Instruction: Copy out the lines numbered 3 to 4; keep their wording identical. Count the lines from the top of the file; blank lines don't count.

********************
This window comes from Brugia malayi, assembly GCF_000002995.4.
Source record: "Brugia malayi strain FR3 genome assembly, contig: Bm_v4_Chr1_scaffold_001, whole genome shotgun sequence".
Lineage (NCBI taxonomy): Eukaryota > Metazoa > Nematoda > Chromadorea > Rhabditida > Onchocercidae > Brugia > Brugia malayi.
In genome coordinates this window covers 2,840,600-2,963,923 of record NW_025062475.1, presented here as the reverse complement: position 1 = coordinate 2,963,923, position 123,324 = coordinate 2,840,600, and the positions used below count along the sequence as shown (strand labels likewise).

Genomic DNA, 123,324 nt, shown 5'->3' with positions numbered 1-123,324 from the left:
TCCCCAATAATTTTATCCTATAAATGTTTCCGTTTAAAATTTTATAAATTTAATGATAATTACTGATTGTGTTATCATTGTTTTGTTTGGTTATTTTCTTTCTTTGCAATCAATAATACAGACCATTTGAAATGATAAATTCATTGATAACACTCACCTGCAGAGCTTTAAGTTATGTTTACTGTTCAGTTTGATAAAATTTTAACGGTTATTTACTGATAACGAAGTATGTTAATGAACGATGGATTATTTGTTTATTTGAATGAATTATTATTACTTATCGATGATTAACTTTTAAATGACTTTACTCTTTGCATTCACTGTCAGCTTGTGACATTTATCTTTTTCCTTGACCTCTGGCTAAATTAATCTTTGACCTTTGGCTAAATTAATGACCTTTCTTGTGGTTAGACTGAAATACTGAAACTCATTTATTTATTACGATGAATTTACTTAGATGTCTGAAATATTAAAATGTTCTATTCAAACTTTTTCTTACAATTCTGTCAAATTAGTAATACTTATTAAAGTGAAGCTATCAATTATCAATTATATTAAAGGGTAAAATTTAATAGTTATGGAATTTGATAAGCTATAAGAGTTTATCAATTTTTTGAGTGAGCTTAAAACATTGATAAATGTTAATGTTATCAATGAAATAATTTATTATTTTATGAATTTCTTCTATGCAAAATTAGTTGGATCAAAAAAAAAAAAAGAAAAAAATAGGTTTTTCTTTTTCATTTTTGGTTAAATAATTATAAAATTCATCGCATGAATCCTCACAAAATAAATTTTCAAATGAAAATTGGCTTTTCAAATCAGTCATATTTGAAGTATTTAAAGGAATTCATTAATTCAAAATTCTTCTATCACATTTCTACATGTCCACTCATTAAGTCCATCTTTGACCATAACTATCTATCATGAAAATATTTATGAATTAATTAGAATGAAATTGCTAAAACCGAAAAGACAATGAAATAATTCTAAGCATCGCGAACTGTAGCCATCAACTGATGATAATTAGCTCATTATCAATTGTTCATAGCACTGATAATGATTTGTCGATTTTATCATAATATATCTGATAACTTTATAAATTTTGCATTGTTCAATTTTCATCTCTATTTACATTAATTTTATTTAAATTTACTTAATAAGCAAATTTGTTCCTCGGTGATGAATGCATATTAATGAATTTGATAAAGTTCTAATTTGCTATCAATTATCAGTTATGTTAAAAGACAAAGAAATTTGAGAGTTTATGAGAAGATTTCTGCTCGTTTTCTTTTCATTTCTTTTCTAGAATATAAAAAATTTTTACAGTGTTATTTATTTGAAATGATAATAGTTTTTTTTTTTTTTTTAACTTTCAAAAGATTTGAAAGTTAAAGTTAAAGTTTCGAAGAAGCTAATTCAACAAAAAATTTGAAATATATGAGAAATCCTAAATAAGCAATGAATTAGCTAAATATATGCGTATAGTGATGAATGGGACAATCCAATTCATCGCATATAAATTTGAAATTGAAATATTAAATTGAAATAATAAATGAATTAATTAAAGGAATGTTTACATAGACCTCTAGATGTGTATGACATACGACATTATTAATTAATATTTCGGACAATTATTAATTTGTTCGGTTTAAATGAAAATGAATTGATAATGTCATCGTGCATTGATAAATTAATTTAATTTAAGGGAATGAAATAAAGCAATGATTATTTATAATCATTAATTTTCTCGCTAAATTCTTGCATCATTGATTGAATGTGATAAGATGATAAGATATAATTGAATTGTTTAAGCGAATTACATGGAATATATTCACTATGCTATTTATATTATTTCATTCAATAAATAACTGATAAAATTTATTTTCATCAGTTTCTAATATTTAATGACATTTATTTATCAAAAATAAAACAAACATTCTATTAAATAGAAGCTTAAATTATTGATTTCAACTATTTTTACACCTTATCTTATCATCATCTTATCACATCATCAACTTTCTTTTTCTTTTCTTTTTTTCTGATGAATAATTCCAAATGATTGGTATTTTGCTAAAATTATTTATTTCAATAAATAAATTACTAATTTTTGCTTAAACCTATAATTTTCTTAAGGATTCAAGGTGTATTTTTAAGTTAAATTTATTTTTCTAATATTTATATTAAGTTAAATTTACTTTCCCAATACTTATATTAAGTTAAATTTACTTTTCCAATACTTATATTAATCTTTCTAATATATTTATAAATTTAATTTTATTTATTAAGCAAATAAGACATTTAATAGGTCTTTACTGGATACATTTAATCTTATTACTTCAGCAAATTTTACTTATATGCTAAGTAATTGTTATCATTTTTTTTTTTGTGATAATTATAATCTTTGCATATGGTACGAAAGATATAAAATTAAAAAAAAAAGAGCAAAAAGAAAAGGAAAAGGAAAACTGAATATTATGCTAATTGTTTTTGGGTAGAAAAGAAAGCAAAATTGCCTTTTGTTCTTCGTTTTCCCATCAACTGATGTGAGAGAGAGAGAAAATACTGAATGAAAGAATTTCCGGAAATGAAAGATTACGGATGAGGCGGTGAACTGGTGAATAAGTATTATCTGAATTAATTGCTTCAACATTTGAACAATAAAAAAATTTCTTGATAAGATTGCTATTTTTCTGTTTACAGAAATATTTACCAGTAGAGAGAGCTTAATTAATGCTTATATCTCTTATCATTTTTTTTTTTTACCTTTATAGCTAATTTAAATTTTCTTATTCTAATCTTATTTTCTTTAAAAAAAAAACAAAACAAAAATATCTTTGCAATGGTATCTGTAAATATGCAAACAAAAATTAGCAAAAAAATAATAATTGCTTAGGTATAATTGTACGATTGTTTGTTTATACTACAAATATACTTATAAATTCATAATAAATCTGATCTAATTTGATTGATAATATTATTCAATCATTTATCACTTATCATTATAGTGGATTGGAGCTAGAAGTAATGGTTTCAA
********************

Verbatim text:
Lineage (NCBI taxonomy): Eukaryota > Metazoa > Nematoda > Chromadorea > Rhabditida > Onchocercidae > Brugia > Brugia malayi.
In genome coordinates this window covers 2,840,600-2,963,923 of record NW_025062475.1, presented here as the reverse complement: position 1 = coordinate 2,963,923, position 123,324 = coordinate 2,840,600, and the positions used below count along the sequence as shown (strand labels likewise).